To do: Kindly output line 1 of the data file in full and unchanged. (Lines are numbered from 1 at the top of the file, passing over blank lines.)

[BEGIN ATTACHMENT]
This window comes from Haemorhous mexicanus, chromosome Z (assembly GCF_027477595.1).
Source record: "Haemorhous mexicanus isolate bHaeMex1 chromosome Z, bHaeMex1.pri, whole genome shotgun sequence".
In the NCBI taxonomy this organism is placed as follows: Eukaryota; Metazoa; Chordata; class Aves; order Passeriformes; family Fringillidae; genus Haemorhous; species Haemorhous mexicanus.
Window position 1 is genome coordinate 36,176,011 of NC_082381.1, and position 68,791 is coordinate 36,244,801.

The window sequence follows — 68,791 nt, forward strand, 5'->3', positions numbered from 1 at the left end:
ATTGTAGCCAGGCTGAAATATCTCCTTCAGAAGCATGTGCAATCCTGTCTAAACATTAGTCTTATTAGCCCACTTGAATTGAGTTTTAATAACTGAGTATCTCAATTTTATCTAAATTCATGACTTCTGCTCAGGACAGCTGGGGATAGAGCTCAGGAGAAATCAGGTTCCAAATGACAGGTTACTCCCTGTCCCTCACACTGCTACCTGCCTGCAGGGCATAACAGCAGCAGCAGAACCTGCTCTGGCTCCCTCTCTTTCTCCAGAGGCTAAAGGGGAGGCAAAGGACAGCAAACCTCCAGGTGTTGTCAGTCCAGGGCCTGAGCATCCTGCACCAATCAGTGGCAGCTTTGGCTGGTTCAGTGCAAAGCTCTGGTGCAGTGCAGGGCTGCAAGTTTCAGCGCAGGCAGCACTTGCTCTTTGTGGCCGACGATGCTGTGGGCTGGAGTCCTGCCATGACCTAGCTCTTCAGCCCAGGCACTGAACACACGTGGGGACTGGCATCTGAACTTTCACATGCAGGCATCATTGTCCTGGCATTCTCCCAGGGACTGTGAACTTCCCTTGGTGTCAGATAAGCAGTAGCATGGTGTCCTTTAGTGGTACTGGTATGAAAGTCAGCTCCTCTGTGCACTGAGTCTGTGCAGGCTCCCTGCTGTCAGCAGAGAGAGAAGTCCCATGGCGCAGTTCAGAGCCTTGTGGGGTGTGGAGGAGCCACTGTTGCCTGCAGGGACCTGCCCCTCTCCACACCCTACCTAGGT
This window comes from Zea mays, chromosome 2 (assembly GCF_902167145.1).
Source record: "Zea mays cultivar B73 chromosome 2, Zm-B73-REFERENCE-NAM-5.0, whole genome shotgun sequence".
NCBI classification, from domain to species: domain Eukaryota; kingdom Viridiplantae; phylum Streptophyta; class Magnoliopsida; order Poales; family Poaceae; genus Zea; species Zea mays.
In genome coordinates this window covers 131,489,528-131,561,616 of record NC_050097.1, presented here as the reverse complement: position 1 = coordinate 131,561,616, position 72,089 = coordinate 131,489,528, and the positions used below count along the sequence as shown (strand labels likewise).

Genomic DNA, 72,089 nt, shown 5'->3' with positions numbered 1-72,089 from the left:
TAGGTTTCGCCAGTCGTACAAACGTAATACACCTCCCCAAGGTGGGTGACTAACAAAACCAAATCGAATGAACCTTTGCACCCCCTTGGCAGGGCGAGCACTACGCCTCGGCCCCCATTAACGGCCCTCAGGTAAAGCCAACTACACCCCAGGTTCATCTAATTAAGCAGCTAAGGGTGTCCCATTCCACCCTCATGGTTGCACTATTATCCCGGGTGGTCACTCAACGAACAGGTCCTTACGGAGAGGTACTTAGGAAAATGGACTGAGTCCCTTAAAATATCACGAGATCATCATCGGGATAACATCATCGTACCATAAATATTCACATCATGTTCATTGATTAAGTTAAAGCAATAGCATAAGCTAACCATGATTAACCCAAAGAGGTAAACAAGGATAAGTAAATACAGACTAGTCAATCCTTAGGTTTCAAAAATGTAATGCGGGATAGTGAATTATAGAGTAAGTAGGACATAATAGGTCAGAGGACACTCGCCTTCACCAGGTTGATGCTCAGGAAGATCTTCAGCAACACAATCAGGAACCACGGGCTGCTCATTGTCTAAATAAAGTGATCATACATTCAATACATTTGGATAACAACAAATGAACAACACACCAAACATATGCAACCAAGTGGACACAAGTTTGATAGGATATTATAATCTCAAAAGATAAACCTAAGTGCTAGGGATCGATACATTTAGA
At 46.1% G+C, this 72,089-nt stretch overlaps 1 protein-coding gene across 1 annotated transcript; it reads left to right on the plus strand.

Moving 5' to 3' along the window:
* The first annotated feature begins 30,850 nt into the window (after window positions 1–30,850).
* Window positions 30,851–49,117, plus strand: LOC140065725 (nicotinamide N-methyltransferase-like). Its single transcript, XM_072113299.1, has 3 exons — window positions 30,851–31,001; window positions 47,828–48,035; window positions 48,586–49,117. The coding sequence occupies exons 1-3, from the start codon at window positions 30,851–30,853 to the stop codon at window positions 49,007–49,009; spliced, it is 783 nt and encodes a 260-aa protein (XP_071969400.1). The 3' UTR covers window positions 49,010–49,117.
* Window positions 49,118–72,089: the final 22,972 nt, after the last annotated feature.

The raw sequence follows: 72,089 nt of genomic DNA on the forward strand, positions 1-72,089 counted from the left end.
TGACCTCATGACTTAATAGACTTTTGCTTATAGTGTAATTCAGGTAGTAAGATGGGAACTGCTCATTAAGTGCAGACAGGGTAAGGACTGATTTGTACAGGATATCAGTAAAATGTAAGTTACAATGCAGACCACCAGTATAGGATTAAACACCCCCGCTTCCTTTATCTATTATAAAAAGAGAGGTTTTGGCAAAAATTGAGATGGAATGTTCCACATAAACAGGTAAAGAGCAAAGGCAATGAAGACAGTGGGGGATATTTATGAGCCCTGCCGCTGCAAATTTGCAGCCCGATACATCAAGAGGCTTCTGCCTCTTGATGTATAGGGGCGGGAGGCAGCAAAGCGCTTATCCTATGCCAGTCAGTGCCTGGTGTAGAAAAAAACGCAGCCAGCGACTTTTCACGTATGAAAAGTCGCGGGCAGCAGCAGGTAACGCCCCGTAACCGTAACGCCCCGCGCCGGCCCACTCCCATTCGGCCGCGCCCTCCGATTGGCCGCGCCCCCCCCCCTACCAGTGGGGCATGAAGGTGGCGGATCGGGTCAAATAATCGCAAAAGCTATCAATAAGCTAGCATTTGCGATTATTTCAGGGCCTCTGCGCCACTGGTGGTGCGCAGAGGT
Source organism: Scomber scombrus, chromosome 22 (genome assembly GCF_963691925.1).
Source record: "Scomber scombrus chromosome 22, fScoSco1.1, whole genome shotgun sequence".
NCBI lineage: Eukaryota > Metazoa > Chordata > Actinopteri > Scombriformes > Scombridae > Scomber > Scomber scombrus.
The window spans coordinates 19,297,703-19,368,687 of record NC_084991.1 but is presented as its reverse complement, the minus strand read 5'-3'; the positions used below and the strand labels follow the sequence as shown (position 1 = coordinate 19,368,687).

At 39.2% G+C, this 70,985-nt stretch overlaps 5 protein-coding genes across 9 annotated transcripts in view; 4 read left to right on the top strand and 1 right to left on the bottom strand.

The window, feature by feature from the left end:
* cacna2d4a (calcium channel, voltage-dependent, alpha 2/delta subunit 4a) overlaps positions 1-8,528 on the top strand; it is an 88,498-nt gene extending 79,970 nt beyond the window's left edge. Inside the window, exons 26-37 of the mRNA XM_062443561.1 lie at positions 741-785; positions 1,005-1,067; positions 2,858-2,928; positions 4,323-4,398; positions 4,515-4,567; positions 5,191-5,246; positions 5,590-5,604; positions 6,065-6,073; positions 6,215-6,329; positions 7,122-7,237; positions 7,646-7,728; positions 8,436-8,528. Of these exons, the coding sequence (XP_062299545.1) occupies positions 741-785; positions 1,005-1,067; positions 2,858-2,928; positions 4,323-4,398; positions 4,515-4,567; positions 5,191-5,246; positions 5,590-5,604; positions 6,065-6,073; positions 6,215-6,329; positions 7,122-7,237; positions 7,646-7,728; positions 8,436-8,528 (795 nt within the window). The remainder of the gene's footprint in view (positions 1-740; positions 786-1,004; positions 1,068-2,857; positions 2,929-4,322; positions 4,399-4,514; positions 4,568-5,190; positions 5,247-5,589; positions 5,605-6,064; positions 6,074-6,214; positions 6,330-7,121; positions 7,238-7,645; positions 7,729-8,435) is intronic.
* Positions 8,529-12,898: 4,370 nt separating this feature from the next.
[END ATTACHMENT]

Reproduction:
This window comes from Haemorhous mexicanus, chromosome Z (assembly GCF_027477595.1).